I want to make a note here and say that all of the remaining suggestions are considered to be more professional level headphones and should provide an excellent reproduction of your piano sound. Since a digital piano’s sounds are “sampled,” or recorded from an acoustic piano as the source material, you want something that will reproduce that sound as accurately as possible.
If you’ve lived any length of time on this planet, then you know that if there’s an electronic component out there, there’s probably a model with the Sony name on it somewhere. This particular model has been around for many years, and rightfully so. Ask someone who owns a pair; they’ll tell you “they’re good!” Many rave about how comfortable these are several owners have remarked that they like the coiled cord.
This closed-back headphone is very popular with people who do audio mixing. However, they perform very well in other applications, and are probably the Sony MDR7506’s biggest competitors.
I enjoy the frequency range (8-25,000hz), the comfortability, and the “flat frequency response” (accurate reproduction of the sound source without any distortion, effects, etc.). These headphones also fold up for easy transport and feature a coiled cable.
The drivers on this closed-back headphone are smaller (30mm) than some of the others, but according to some, this isn’t a big deal, and many of them speak highly of the bass response.
Another cool feature I like is that the cord is detachable, which at this stage is critical, should you lose or damage your cord. This can be convenient not only in transport but if the cord goes bad you can just replace it without buying another entire set of headphones. So in the end, a detachable cable can, in some ways, end up saving you both headaches and hundreds of dollars in the end.
This is what you might call a “hybrid” headphone, or semi-open. Beyerdynamic rightfully boasts that this headphone is reference class, and that it combines all of the advantages of an open AND closed back headphone.
This headphone is 250 ohms, which is an electronics term for measuring resistance. The more ohms, the greater the resistance. At 250, you might need a separate amplifier to help boost the signal–it all depends on the output of your piano.
Luckily, the DT-880 comes in a 32 ohm version (and a 600, which my be a little excessive for your needs on the piano), which should work on just about anything. The vast majority of owners speak very highly of these ‘phones, and as an added bonus, the ear cups are REALLY soft—almost furry!
These might be the most comfortable of all the models I’ve tried. But more on that later!
You might recognize the name Shure as one of the world’s premier manufacturers of microphones, but evidently they make some darn good headphones too.
Like the AKGs, these come with a detachable cord. As a bonus, you also get a carrying pouch.
The cord is coiled, and the headphones themselves fold up. You might consider this headphone to be the competitor of the Beyerdynamic model listed above. Some do find the comfort not being the best, but again, this differs from person to person.
- Sennheiser 599
A lot of people seem to love the Sennheiser 600 or 650, because of the more neutral sound. I get that. But I suggest you save a little bit of money, and go with the 598’s, which are not only a bit cheaper, but look better from an aesthetic point of view (can you really turn down egg shell white and brown?)
The Sennheiser 598’s come with a detachable cord that’s connected to the left ear cup, and the headphone itself is made of plastic and is quite flexible. It’s easily one of the most comfortable headphones I’ve ever worn, and the soundstage is clear and beautiful.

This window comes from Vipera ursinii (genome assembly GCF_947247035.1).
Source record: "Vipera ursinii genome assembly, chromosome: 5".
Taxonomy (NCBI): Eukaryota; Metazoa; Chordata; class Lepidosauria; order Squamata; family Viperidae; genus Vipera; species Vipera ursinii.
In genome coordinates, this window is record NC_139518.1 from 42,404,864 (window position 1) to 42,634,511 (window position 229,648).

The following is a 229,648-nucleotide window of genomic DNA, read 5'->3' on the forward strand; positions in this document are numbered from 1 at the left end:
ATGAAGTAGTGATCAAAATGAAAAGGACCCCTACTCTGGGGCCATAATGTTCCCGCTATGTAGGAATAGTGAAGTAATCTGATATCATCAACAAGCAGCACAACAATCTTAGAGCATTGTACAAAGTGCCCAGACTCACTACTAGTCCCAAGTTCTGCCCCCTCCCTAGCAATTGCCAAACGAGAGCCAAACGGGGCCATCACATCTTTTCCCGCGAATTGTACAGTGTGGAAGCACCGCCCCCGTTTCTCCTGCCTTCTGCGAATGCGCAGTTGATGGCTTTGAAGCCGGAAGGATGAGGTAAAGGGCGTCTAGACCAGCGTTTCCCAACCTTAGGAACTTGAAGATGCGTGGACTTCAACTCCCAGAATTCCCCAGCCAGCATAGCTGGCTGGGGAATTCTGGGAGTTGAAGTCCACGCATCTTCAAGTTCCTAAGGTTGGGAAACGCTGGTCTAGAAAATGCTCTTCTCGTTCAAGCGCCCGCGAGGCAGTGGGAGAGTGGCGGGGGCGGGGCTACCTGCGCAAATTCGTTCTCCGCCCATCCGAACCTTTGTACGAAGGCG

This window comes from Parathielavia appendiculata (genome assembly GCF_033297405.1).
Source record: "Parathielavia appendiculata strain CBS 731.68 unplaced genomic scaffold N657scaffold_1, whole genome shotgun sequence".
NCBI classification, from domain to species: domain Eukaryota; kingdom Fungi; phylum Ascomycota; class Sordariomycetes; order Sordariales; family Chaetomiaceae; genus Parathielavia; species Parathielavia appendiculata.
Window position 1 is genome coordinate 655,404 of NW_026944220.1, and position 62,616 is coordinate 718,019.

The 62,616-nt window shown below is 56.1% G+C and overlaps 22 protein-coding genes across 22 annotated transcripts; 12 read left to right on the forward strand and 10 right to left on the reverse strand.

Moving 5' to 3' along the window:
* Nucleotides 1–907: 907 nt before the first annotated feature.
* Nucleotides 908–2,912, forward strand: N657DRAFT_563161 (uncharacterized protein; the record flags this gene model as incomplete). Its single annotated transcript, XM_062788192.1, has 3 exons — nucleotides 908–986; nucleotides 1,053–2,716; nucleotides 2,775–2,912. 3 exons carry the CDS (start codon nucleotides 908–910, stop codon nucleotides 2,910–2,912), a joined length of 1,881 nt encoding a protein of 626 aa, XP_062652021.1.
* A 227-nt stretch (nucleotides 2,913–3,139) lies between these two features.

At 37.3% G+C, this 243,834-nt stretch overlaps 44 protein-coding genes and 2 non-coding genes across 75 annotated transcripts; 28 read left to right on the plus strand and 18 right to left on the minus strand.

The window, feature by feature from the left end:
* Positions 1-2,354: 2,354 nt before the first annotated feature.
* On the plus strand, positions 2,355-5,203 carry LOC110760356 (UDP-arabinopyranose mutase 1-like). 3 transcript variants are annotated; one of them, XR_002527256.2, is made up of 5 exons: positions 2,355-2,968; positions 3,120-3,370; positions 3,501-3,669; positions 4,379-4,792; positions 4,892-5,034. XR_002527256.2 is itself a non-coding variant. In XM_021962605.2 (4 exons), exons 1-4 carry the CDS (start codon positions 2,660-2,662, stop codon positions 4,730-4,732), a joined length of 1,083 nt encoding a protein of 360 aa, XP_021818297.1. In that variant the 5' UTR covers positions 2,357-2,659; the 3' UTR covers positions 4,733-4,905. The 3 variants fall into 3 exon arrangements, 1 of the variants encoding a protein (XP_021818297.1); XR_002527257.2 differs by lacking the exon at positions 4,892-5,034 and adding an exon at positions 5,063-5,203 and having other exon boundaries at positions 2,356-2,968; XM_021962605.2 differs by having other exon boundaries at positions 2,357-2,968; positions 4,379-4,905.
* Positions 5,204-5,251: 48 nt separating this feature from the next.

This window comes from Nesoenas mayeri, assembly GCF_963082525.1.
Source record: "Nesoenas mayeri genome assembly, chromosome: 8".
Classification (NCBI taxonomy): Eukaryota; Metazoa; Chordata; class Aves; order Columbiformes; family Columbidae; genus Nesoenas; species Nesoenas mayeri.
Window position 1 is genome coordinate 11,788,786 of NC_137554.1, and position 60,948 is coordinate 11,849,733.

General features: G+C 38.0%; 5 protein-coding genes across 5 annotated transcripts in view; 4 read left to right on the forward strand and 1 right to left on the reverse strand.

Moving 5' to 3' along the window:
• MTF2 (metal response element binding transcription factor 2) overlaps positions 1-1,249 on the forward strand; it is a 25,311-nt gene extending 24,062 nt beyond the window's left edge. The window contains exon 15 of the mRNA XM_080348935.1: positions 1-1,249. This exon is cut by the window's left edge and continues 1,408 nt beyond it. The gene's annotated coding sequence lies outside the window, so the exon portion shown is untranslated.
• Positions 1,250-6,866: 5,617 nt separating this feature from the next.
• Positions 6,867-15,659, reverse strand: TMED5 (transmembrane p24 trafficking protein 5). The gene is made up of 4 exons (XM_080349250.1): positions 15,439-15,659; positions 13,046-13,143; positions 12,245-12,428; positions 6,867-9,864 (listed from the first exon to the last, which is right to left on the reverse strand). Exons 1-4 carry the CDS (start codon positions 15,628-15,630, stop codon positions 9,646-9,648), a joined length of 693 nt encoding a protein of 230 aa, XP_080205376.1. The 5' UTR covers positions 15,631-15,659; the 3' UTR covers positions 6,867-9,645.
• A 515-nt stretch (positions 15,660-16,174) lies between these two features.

Yes, it’s Sennheiser, which means that some people belive that there is “veiled” sound. I don’t particularly feel that way about these headphones, and frankly, I think they’re just plain fun to listen to.
Best of the Absolute Best
- Shure SE425
For those of you who actually prefer the headphones in your ears, check out the Shure SE425. These come in 3 colors: silver, metallic silver, and clear. Notwithstanding their small footprint, Shure still managed to cram two drivers into these babies and also make them noise cancelling—which might explain their higher price point. They also come with a detachable cable.
- Shure SRH1540
This particular model is fairly new. The SRH1540’s come with a hard travel case (which is important, because sadly, too many headphones out there don’t), an additional pair of ear pads, and detachable coiled AND straight cables. These come with 40 mm neodymium drivers and are closed back.
- Fostex USA TH900
Fostex is another one of those names that’s been around a long time in the recording industry. If you paid top dollar for the best digital piano you could buy, then you might want to pair that investment with this pair of ‘phones for your ears.
They feature a gold-coated plug, 50mm drivers (which are among the largest of those reviewed here) and they come with their own stand to put them on when you’re not using them. You won’t find much to dislike about these ‘phones—which is good, considering what they cost.
So when searching online, should you be looking for the best headphones for Yamaha digital pianos or Casio pianos or Roland pianos? Well, not exactly. In short, you should be eyeing the headphones that best fit your need, are of the best possible sound quality, are open or closed back based on your living situation, and most of all, are affordable given your budget.
And then, at that point, it’s just about plugging them in, playing the music, and being engulfed by the wonderful sounds and tones of your newly purchased digital piano.
If you haven’t bought your piano yet, I suggest you read my in-depth buyer’s guide to digital pianos. Here, I break down the best pianos on the market today, why they are so good, the top piano brands, and the key features you need to consider before buying.
You can find that article at: The Ultimate Digital Piano Buyer’s Guide. Also, for more information on digital pianos and reviews, please bookmark our website and visit often. We can’t wait to see you again!